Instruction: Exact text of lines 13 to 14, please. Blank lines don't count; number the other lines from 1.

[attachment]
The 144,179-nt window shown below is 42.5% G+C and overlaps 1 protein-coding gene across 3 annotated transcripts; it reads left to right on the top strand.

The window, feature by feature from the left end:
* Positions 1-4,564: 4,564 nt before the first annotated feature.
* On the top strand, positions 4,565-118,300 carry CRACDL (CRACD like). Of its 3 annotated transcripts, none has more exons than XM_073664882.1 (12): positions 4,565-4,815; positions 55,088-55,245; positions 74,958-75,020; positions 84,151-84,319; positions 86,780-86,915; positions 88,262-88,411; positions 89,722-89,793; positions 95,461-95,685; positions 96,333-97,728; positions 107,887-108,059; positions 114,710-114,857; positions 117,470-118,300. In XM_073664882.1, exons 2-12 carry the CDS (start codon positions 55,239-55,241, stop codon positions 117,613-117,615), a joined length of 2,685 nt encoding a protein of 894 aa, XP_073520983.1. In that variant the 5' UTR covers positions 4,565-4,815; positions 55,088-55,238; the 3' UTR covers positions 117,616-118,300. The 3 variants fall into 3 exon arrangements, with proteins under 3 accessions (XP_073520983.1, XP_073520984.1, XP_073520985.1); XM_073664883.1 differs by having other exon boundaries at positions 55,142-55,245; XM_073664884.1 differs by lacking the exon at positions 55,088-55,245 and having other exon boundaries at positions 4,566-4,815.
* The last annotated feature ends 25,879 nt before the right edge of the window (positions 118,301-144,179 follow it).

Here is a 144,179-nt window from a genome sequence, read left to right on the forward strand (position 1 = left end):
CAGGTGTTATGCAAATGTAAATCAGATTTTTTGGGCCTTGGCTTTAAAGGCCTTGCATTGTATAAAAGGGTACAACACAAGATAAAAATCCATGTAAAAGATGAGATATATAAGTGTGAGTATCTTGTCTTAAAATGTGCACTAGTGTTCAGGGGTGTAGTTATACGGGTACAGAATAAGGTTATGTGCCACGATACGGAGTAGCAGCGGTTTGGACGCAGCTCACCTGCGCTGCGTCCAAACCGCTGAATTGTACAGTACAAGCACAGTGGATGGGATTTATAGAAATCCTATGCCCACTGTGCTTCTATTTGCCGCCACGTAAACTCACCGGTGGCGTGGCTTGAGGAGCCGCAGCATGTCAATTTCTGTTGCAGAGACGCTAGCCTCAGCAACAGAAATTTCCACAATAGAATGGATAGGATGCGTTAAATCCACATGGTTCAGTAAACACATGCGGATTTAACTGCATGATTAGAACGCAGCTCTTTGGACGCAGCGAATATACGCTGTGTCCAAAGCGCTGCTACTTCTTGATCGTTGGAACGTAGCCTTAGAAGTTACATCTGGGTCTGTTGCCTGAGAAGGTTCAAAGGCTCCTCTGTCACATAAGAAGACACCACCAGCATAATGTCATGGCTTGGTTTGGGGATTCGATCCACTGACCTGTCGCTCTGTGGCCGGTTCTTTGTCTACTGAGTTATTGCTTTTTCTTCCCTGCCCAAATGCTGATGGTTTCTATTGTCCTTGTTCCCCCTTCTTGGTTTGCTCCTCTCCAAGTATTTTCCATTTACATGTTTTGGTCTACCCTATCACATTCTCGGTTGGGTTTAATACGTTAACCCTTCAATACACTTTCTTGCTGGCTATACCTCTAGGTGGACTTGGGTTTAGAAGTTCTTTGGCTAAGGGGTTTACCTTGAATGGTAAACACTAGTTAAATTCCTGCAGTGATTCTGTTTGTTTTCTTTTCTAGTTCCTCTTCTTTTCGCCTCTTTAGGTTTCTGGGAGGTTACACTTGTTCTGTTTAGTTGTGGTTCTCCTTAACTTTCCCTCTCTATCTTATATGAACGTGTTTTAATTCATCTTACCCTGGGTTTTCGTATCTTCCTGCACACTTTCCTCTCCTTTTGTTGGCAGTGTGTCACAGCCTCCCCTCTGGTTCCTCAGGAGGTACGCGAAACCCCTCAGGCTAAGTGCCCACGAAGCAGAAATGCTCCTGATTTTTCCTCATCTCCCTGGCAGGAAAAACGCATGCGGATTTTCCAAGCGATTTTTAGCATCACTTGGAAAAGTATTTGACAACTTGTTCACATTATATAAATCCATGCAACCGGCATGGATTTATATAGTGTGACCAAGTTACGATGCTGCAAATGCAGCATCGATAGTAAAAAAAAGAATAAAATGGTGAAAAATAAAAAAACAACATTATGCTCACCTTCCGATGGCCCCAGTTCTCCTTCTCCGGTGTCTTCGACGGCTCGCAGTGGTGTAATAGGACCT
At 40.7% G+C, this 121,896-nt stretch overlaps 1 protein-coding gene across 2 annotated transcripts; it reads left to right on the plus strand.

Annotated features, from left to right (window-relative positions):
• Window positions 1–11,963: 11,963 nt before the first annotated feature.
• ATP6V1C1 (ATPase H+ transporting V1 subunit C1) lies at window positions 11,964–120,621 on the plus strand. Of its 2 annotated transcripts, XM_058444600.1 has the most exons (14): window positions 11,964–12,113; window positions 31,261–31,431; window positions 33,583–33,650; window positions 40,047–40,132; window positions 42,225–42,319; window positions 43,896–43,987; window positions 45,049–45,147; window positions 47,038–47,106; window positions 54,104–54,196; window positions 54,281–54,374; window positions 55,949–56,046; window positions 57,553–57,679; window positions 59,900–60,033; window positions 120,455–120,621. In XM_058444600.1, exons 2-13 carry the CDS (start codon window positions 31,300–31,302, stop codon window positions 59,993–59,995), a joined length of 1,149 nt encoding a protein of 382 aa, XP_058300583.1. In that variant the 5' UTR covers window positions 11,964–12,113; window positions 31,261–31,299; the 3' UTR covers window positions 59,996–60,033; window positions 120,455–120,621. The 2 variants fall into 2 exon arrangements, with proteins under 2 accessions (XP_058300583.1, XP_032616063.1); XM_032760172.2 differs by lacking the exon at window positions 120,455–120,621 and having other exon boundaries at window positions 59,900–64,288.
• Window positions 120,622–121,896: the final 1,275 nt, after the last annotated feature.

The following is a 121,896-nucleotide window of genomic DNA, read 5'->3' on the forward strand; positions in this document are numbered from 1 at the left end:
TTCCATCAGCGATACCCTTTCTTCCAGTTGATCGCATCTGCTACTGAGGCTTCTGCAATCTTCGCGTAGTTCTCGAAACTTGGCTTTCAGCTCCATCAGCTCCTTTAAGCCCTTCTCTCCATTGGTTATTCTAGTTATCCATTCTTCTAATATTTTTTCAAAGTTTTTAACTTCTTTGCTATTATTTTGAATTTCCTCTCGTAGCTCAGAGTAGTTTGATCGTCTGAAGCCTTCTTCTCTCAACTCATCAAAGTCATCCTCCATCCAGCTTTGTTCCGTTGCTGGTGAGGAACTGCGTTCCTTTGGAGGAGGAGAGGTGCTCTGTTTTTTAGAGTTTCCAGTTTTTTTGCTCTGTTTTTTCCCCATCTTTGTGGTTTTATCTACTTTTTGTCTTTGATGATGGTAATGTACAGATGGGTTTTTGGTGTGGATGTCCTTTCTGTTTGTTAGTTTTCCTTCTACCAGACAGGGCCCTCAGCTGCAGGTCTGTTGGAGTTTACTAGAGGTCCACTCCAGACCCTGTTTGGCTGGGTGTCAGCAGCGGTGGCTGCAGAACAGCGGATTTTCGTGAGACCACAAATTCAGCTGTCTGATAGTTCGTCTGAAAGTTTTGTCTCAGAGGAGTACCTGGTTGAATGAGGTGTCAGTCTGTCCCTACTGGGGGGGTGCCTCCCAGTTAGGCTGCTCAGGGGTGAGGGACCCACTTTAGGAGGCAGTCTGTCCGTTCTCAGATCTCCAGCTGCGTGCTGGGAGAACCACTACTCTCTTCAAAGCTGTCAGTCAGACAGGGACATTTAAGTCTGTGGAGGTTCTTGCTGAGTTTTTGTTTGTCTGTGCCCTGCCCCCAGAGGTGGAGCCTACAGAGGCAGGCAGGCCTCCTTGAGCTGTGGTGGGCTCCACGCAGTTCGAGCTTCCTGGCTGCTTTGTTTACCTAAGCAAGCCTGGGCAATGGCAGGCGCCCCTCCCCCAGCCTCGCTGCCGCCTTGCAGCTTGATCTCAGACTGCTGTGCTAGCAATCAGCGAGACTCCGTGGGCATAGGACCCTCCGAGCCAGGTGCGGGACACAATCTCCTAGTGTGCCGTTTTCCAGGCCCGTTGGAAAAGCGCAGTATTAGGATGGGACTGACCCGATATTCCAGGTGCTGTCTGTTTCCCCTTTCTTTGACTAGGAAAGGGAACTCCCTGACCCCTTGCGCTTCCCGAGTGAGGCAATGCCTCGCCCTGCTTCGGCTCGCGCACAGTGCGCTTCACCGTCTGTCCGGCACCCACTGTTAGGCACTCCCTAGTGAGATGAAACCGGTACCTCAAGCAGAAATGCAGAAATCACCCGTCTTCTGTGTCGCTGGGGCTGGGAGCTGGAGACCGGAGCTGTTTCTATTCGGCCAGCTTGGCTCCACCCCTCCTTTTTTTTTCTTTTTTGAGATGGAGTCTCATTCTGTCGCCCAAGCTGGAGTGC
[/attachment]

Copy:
The following is a 121,896-nucleotide window of genomic DNA, read 5'->3' on the forward strand; positions in this document are numbered from 1 at the left end:
TTCCATCAGCGATACCCTTTCTTCCAGTTGATCGCATCTGCTACTGAGGCTTCTGCAATCTTCGCGTAGTTCTCGAAACTTGGCTTTCAGCTCCATCAGCTCCTTTAAGCCCTTCTCTCCATTGGTTATTCTAGTTATCCATTCTTCTAATATTTTTTCAAAGTTTTTAACTTCTTTGCTATTATTTTGAATTTCCTCTCGTAGCTCAGAGTAGTTTGATCGTCTGAAGCCTTCTTCTCTCAACTCATCAAAGTCATCCTCCATCCAGCTTTGTTCCGTTGCTGGTGAGGAACTGCGTTCCTTTGGAGGAGGAGAGGTGCTCTGTTTTTTAGAGTTTCCAGTTTTTTTGCTCTGTTTTTTCCCCATCTTTGTGGTTTTATCTACTTTTTGTCTTTGATGATGGTAATGTACAGATGGGTTTTTGGTGTGGATGTCCTTTCTGTTTGTTAGTTTTCCTTCTACCAGACAGGGCCCTCAGCTGCAGGTCTGTTGGAGTTTACTAGAGGTCCACTCCAGACCCTGTTTGGCTGGGTGTCAGCAGCGGTGGCTGCAGAACAGCGGATTTTCGTGAGACCACAAATTCAGCTGTCTGATAGTTCGTCTGAAAGTTTTGTCTCAGAGGAGTACCTGGTTGAATGAGGTGTCAGTCTGTCCCTACTGGGGGGGTGCCTCCCAGTTAGGCTGCTCAGGGGTGAGGGACCCACTTTAGGAGGCAGTCTGTCCGTTCTCAGATCTCCAGCTGCGTGCTGGGAGAACCACTACTCTCTTCAAAGCTGTCAGTCAGACAGGGACATTTAAGTCTGTGGAGGTTCTTGCTGAGTTTTTGTTTGTCTGTGCCCTGCCCCCAGAGGTGGAGCCTACAGAGGCAGGCAGGCCTCCTTGAGCTGTGGTGGGCTCCACGCAGTTCGAGCTTCCTGGCTGCTTTGTTTACCTAAGCAAGCCTGGGCAATGGCAGGCGCCCCTCCCCCAGCCTCGCTGCCGCCTTGCAGCTTGATCTCAGACTGCTGTGCTAGCAATCAGCGAGACTCCGTGGGCATAGGACCCTCCGAGCCAGGTGCGGGACACAATCTCCTAGTGTGCCGTTTTCCAGGCCCGTTGGAAAAGCGCAGTATTAGGATGGGACTGACCCGATATTCCAGGTGCTGTCTGTTTCCCCTTTCTTTGACTAGGAAAGGGAACTCCCTGACCCCTTGCGCTTCCCGAGTGAGGCAATGCCTCGCCCTGCTTCGGCTCGCGCACAGTGCGCTTCACCGTCTGTCCGGCACCCACTGTTAGGCACTCCCTAGTGAGATGAAACCGGTACCTCAAGCAGAAATGCAGAAATCACCCGTCTTCTGTGTCGCTGGGGCTGGGAGCTGGAGACCGGAGCTGTTTCTATTCGGCCAGCTTGGCTCCACCCCTCCTTTTTTTTTCTTTTTTGAGATGGAGTCTCATTCTGTCGCCCAAGCTGGAGTGC